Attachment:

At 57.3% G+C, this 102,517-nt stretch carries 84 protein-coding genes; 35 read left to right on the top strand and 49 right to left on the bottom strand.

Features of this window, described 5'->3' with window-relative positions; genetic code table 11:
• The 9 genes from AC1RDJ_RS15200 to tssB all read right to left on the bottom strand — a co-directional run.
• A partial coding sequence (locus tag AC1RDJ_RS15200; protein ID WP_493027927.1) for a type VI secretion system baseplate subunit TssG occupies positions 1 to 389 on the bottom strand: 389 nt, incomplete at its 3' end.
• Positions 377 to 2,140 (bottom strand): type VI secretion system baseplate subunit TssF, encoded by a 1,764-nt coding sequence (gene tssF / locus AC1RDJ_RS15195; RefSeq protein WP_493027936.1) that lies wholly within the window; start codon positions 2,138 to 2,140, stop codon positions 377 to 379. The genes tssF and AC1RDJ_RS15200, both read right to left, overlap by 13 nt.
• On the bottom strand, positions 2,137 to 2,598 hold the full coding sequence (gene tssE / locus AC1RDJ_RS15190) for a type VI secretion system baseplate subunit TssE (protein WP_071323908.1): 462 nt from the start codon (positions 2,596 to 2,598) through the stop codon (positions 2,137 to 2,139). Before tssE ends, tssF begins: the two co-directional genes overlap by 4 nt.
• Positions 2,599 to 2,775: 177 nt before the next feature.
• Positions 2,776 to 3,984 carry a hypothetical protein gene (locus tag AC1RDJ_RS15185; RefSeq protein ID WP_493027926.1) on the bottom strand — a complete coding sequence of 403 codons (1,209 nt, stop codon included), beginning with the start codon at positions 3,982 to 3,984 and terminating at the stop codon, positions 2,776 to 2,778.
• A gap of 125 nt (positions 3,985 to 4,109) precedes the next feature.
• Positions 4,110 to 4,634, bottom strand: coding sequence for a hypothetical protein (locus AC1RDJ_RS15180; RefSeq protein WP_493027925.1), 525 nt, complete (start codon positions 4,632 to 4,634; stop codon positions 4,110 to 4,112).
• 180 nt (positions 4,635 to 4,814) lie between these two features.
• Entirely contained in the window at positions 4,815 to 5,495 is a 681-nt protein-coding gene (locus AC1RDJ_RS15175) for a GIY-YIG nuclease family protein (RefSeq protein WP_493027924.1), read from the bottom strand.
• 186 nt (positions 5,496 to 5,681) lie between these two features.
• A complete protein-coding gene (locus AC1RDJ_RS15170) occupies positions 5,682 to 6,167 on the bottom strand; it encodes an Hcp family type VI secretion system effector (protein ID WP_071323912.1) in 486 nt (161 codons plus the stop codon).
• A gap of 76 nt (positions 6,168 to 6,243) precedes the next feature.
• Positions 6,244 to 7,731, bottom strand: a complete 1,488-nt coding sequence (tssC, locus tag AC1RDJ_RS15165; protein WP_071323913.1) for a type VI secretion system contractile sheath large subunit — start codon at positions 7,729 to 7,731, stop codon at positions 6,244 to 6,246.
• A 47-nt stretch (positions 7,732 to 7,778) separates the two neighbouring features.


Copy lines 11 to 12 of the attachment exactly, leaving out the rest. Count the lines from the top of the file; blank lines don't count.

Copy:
• 180 nt (positions 4,635 to 4,814) lie between these two features.
• Entirely contained in the window at positions 4,815 to 5,495 is a 681-nt protein-coding gene (locus AC1RDJ_RS15175) for a GIY-YIG nuclease family protein (RefSeq protein WP_493027924.1), read from the bottom strand.